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How to Fix Paint Roller Problems

Updated February 21, 2017

Professional painters make painting with paint rollers look effortless. In fact, painting with rollers is fairly easy, once you get the hang of it. Rollers enable the unskilled painter to accomplish a large painting task faster and more efficiently than the traditional-- slower and more difficult to master-- brush method. Not only do paint rollers speed up the process but they tend, when used correctly, to produce an overall smoother effect, a boon to novice painters. Paint rolling can also save you time and money.

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  1. Using scissors, trim the side ends of the paint roller, creating a tapered edge. Otherwise paint may gather and leave marks on your walls.

  2. Trim the ends with sharp scissors if the ends become crusty. The ends should have a clean line and a fresh taper before each use without any crusty edging to clot your paint.

  3. Scuff up the surface of the paint-roller frame with a metal file, suggests Mrs. Fix It on Bay News 9 online. If your roller slides off the frame, roughing it up will help the inside of the roller cover adhere better to the frame, making it easier to work with.

  4. Apply a thin brush-coat of paint while using a small nap roller, (instead of a long roller) to avoid hatbanding. Hatbanding occurs when excessively long rollers are overused on interior walls, around corners and near ceilings. It can also occur when wet paint is applied over dry paint, says Paint-Worx online.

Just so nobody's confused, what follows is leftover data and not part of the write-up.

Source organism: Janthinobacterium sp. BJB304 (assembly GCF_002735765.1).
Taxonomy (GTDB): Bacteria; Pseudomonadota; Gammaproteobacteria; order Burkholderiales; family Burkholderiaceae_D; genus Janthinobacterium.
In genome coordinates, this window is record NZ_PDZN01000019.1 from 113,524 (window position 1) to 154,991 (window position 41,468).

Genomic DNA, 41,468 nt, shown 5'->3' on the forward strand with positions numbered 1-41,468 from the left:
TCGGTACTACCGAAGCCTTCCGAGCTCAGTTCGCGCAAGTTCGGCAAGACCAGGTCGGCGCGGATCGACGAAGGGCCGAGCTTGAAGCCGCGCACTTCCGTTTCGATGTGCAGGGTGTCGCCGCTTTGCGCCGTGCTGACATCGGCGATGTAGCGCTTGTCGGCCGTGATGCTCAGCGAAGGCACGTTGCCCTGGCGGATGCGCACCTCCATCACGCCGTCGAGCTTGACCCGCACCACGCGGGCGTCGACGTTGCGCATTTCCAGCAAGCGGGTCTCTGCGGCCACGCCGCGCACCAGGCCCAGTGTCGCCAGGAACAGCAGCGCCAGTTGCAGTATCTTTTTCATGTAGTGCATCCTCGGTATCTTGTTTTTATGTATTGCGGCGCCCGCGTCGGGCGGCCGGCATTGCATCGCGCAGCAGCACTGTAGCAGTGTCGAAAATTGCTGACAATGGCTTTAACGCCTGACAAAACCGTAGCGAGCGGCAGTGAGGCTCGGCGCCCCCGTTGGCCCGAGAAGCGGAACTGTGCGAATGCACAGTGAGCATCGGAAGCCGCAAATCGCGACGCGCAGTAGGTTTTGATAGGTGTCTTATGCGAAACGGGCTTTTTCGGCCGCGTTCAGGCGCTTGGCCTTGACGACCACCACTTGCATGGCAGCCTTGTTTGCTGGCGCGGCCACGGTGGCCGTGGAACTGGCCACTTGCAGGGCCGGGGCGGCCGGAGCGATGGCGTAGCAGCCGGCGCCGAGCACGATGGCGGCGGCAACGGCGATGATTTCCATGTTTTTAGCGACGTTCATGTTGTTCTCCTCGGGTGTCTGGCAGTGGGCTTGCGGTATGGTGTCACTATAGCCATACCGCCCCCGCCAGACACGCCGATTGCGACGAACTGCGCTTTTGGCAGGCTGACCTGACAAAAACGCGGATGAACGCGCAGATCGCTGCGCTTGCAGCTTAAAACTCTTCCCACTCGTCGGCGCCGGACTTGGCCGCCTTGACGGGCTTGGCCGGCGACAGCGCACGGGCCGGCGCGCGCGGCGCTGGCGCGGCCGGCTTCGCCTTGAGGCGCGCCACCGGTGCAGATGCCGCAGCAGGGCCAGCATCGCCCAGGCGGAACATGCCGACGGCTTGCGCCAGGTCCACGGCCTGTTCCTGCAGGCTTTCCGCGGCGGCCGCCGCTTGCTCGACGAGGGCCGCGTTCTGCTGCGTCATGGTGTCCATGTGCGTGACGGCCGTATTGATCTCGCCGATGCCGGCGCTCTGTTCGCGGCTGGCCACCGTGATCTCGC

5. Roll the roller in a straight line from an unpainted area to a painted area. Never roll the roller to the point that it runs out of paint. The roller performs better saturated and won't produce roller tracks on the walls. Rolling until the paint roller is empty causes air-entrapment when the roller is rerolled. Air-entrapment within the roller causes bubbling within the paint.

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Things You'll Need

  • Lambskin roller
  • Sharp scissors
  • Metal file
  • Paint brush

About the Author

As a former elementary school teacher, Cheryl Starr now writes full-time from Missouri. Her work has appeared in various magazines, including "Teachers of Vision," "Insight" and "Highlights." She is currently writing a novel and a devotional book. Starr studied elementary education at the University of Arkansas at Little Rock.

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